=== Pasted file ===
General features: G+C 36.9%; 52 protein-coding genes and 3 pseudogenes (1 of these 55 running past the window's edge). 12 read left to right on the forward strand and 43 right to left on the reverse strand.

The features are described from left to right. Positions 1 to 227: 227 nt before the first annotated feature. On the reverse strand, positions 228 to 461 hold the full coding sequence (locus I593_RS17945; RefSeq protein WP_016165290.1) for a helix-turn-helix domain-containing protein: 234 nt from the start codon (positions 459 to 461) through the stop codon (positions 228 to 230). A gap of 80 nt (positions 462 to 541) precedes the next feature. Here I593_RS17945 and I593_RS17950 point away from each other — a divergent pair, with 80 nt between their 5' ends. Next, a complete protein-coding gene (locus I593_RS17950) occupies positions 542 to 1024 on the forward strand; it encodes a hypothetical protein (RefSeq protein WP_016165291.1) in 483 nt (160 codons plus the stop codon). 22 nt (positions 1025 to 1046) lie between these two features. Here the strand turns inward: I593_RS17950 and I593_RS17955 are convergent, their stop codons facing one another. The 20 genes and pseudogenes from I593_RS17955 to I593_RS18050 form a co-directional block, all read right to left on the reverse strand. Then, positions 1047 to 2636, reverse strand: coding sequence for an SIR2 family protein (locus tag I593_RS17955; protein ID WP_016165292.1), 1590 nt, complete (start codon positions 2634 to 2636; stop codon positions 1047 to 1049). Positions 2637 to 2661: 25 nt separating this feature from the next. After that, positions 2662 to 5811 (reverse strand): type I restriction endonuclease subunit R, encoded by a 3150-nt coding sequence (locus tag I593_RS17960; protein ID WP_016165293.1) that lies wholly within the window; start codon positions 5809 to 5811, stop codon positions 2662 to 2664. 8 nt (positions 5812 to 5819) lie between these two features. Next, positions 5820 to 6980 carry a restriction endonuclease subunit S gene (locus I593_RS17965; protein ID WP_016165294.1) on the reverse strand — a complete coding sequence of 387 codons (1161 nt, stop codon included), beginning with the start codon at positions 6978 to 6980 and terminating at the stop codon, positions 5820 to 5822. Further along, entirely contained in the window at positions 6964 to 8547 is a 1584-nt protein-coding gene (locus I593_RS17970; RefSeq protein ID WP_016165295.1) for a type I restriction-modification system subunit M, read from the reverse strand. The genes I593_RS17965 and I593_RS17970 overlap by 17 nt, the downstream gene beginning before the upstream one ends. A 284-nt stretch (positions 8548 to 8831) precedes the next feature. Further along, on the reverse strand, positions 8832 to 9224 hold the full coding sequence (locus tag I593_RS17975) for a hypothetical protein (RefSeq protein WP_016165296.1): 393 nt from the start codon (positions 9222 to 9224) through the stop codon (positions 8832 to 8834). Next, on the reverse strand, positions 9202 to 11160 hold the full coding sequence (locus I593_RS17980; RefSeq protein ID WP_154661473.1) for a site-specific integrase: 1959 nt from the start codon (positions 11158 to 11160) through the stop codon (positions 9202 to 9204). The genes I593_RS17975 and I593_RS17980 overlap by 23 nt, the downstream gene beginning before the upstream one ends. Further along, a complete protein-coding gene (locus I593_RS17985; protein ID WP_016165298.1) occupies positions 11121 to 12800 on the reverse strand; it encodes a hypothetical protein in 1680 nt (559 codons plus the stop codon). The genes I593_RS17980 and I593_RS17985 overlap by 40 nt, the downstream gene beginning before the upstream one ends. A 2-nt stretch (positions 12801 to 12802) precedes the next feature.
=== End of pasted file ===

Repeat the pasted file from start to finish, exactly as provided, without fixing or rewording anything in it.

General features: G+C 36.9%; 52 protein-coding genes and 3 pseudogenes (1 of these 55 running past the window's edge). 12 read left to right on the forward strand and 43 right to left on the reverse strand.

The features are described from left to right. Positions 1 to 227: 227 nt before the first annotated feature. On the reverse strand, positions 228 to 461 hold the full coding sequence (locus I593_RS17945; RefSeq protein WP_016165290.1) for a helix-turn-helix domain-containing protein: 234 nt from the start codon (positions 459 to 461) through the stop codon (positions 228 to 230). A gap of 80 nt (positions 462 to 541) precedes the next feature. Here I593_RS17945 and I593_RS17950 point away from each other — a divergent pair, with 80 nt between their 5' ends. Next, a complete protein-coding gene (locus I593_RS17950) occupies positions 542 to 1024 on the forward strand; it encodes a hypothetical protein (RefSeq protein WP_016165291.1) in 483 nt (160 codons plus the stop codon). 22 nt (positions 1025 to 1046) lie between these two features. Here the strand turns inward: I593_RS17950 and I593_RS17955 are convergent, their stop codons facing one another. The 20 genes and pseudogenes from I593_RS17955 to I593_RS18050 form a co-directional block, all read right to left on the reverse strand. Then, positions 1047 to 2636, reverse strand: coding sequence for an SIR2 family protein (locus tag I593_RS17955; protein ID WP_016165292.1), 1590 nt, complete (start codon positions 2634 to 2636; stop codon positions 1047 to 1049). Positions 2637 to 2661: 25 nt separating this feature from the next. After that, positions 2662 to 5811 (reverse strand): type I restriction endonuclease subunit R, encoded by a 3150-nt coding sequence (locus tag I593_RS17960; protein ID WP_016165293.1) that lies wholly within the window; start codon positions 5809 to 5811, stop codon positions 2662 to 2664. 8 nt (positions 5812 to 5819) lie between these two features. Next, positions 5820 to 6980 carry a restriction endonuclease subunit S gene (locus I593_RS17965; protein ID WP_016165294.1) on the reverse strand — a complete coding sequence of 387 codons (1161 nt, stop codon included), beginning with the start codon at positions 6978 to 6980 and terminating at the stop codon, positions 5820 to 5822. Further along, entirely contained in the window at positions 6964 to 8547 is a 1584-nt protein-coding gene (locus I593_RS17970; RefSeq protein ID WP_016165295.1) for a type I restriction-modification system subunit M, read from the reverse strand. The genes I593_RS17965 and I593_RS17970 overlap by 17 nt, the downstream gene beginning before the upstream one ends. A 284-nt stretch (positions 8548 to 8831) precedes the next feature. Further along, on the reverse strand, positions 8832 to 9224 hold the full coding sequence (locus tag I593_RS17975) for a hypothetical protein (RefSeq protein WP_016165296.1): 393 nt from the start codon (positions 9222 to 9224) through the stop codon (positions 8832 to 8834). Next, on the reverse strand, positions 9202 to 11160 hold the full coding sequence (locus I593_RS17980; RefSeq protein ID WP_154661473.1) for a site-specific integrase: 1959 nt from the start codon (positions 11158 to 11160) through the stop codon (positions 9202 to 9204). The genes I593_RS17975 and I593_RS17980 overlap by 23 nt, the downstream gene beginning before the upstream one ends. Further along, a complete protein-coding gene (locus I593_RS17985; protein ID WP_016165298.1) occupies positions 11121 to 12800 on the reverse strand; it encodes a hypothetical protein in 1680 nt (559 codons plus the stop codon). The genes I593_RS17980 and I593_RS17985 overlap by 40 nt, the downstream gene beginning before the upstream one ends. A 2-nt stretch (positions 12801 to 12802) precedes the next feature.